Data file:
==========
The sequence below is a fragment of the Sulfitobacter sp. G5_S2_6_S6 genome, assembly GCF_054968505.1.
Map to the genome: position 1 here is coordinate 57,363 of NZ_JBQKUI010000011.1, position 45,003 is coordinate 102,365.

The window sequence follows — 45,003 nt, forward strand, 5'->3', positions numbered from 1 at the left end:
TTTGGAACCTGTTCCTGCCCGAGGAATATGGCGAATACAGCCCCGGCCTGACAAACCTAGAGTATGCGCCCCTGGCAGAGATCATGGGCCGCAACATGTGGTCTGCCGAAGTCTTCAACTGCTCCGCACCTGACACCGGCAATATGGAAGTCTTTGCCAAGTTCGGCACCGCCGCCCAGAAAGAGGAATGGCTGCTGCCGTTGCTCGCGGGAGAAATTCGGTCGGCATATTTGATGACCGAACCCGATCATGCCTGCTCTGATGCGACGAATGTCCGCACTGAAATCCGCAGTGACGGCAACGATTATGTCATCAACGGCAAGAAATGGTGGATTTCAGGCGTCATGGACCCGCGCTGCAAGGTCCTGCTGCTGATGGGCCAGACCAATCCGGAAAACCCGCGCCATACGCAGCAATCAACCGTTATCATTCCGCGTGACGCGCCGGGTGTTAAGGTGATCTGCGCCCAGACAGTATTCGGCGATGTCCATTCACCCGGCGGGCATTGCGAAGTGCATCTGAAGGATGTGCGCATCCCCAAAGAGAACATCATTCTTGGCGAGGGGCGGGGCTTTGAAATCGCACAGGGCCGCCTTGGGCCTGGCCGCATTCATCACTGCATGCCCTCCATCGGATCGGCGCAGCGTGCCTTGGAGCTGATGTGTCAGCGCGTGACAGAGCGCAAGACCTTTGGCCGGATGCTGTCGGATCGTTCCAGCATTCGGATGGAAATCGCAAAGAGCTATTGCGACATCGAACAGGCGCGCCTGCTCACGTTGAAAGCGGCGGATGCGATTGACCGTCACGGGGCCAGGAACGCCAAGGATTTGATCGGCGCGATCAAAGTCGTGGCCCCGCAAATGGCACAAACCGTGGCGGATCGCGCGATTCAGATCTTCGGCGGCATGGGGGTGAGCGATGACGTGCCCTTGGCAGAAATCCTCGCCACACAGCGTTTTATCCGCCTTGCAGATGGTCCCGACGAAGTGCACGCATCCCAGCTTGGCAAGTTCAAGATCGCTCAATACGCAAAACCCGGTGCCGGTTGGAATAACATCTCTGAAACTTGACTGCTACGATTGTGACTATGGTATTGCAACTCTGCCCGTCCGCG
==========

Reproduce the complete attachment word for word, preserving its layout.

The sequence below is a fragment of the Sulfitobacter sp. G5_S2_6_S6 genome, assembly GCF_054968505.1.
Map to the genome: position 1 here is coordinate 57,363 of NZ_JBQKUI010000011.1, position 45,003 is coordinate 102,365.

The window sequence follows — 45,003 nt, forward strand, 5'->3', positions numbered from 1 at the left end:
TTTGGAACCTGTTCCTGCCCGAGGAATATGGCGAATACAGCCCCGGCCTGACAAACCTAGAGTATGCGCCCCTGGCAGAGATCATGGGCCGCAACATGTGGTCTGCCGAAGTCTTCAACTGCTCCGCACCTGACACCGGCAATATGGAAGTCTTTGCCAAGTTCGGCACCGCCGCCCAGAAAGAGGAATGGCTGCTGCCGTTGCTCGCGGGAGAAATTCGGTCGGCATATTTGATGACCGAACCCGATCATGCCTGCTCTGATGCGACGAATGTCCGCACTGAAATCCGCAGTGACGGCAACGATTATGTCATCAACGGCAAGAAATGGTGGATTTCAGGCGTCATGGACCCGCGCTGCAAGGTCCTGCTGCTGATGGGCCAGACCAATCCGGAAAACCCGCGCCATACGCAGCAATCAACCGTTATCATTCCGCGTGACGCGCCGGGTGTTAAGGTGATCTGCGCCCAGACAGTATTCGGCGATGTCCATTCACCCGGCGGGCATTGCGAAGTGCATCTGAAGGATGTGCGCATCCCCAAAGAGAACATCATTCTTGGCGAGGGGCGGGGCTTTGAAATCGCACAGGGCCGCCTTGGGCCTGGCCGCATTCATCACTGCATGCCCTCCATCGGATCGGCGCAGCGTGCCTTGGAGCTGATGTGTCAGCGCGTGACAGAGCGCAAGACCTTTGGCCGGATGCTGTCGGATCGTTCCAGCATTCGGATGGAAATCGCAAAGAGCTATTGCGACATCGAACAGGCGCGCCTGCTCACGTTGAAAGCGGCGGATGCGATTGACCGTCACGGGGCCAGGAACGCCAAGGATTTGATCGGCGCGATCAAAGTCGTGGCCCCGCAAATGGCACAAACCGTGGCGGATCGCGCGATTCAGATCTTCGGCGGCATGGGGGTGAGCGATGACGTGCCCTTGGCAGAAATCCTCGCCACACAGCGTTTTATCCGCCTTGCAGATGGTCCCGACGAAGTGCACGCATCCCAGCTTGGCAAGTTCAAGATCGCTCAATACGCAAAACCCGGTGCCGGTTGGAATAACATCTCTGAAACTTGACTGCTACGATTGTGACTATGGTATTGCAACTCTGCCCGTCCGCG